Chronic neck pain is one of the most common pain issues caused by office work, computer work, poor posture, sports injuries, long drives, whiplash, and the wrong bed mattress or pillow. Common diagnoses are osteoarthritis, degenerative disc disease and cervical radiculopathy.
Many people find relief with acupuncture when seemingly nothing else helped. Scientific researchers and clinicians have been conducting clinical trials on the use of acupuncture for neck pain since the 1980’s, and most of these studies have confirmed that acupuncture is safe and effective.
One recent pilot study (published October 30, 2013 in the British Medical Journal) conducted at the Kyunghee University Medical Center in Seoul, Korea found that acupuncture three times per week was as effective as 80 mg of NSAIDs taken daily for chronic neck pain.
A meta-analysis of studies including 17,922 patients, published in Complementary & Alternative Medicine, found acupuncture to be effective for the treatment of back and neck pain, osteoarthritis, and chronic headaches. Those patients who had the worst baseline mental status and worst baseline pain scores also experienced the most benefit from acupuncture.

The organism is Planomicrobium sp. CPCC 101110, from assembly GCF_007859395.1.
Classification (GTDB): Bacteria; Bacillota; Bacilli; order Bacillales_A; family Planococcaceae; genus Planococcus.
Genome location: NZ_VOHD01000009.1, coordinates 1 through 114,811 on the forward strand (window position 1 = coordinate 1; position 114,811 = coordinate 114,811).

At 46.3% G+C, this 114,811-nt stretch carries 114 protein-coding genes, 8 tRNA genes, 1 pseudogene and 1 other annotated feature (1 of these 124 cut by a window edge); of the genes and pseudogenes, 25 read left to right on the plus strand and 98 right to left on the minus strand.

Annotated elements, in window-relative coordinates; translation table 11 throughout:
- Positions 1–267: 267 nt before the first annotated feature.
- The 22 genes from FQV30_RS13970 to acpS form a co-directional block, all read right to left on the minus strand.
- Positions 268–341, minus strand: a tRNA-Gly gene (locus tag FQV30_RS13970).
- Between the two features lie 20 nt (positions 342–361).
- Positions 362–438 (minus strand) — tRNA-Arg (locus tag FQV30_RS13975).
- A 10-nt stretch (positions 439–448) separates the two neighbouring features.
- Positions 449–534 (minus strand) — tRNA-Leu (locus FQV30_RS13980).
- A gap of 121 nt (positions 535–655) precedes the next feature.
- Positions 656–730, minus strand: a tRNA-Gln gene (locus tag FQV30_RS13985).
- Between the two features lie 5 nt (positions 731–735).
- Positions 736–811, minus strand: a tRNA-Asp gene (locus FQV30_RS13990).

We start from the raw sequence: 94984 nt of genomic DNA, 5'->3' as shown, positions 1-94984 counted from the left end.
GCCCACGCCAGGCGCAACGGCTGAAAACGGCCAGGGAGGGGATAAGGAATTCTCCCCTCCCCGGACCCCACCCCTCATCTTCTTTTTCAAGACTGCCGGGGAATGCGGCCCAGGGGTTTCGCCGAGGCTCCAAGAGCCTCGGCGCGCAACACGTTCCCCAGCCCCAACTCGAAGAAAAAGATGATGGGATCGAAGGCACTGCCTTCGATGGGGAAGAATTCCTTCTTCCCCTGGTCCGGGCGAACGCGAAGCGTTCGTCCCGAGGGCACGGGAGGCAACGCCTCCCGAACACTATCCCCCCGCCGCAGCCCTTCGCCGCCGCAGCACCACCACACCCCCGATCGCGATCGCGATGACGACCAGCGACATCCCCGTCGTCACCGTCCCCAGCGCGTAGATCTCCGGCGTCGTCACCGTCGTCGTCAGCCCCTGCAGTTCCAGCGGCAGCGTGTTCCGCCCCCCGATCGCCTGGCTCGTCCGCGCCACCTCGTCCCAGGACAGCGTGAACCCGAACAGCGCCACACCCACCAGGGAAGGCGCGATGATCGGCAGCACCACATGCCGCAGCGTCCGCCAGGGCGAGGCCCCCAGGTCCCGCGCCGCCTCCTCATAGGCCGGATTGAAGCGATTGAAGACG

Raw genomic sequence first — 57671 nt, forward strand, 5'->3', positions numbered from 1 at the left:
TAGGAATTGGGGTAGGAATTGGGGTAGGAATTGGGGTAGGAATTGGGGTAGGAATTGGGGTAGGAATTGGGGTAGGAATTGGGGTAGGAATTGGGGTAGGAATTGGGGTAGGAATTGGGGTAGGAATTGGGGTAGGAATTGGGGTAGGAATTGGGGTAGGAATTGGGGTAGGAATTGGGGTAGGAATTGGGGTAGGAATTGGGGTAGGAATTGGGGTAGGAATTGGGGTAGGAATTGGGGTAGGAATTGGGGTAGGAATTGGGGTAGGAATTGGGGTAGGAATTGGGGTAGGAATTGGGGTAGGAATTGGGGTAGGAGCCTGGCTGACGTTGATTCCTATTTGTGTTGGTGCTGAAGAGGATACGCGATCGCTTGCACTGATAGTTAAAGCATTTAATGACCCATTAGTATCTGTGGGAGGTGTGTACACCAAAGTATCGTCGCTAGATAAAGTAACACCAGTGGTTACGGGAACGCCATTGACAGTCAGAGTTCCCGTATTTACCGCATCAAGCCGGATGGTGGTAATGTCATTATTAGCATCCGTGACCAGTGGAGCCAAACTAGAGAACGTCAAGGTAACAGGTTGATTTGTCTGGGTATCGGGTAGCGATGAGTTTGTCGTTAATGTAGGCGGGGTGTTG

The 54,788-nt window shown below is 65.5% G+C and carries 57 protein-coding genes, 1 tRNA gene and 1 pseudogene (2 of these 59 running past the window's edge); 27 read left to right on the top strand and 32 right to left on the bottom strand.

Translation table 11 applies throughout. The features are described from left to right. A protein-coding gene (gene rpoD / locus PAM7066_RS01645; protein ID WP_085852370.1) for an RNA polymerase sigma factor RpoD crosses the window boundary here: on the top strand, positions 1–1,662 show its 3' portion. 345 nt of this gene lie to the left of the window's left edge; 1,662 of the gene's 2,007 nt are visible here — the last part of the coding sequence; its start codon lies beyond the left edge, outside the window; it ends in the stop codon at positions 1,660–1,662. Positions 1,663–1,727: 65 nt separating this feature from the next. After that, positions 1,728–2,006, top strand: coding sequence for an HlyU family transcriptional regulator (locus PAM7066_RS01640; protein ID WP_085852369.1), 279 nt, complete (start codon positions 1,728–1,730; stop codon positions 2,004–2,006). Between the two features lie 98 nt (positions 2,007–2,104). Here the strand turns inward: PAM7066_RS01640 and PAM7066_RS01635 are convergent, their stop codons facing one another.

One large study conducted in Germany and published in the Journal of the International Association for the Study of Pain found that patients with chronic neck pain lasting more than six months experienced considerable long-term relief with acupuncture, in comparison to a control group receiving conventional medical care and no acupuncture.
A total of 14,161 patients participated in the study, and there were 10, 395 patients who chose to receive acupuncture treatment (non-randomized). In addition, 1,880 patients were randomized to receive acupuncture, and 1,886 were randomized to the control group. The acupuncture group was treated up to fifteen times in three months with acupuncture; the control group received conventional medical care. The non-randomized acupuncture group experienced more severe pain at the beginning of the study. The acupuncture group reported greater pain relief than the control group six months after the initiation of the study.
While the numerous scientific studies on the efficacy and safety of acupuncture have varied in methodology and number of patients recruited – and none of the studies have been flawless in design – the findings consistently support the use of acupuncture for long term relief from chronic neck pain. Since acupuncture is a cost-effective treatment modality that is relatively free of side effects, it would be prudent for medical professionals to recommend acupuncture to patients with neck pain before prescribing potentially addictive pharmaceutical drugs and risky surgical procedures.
Our clinic always begins with a detailed history and exam.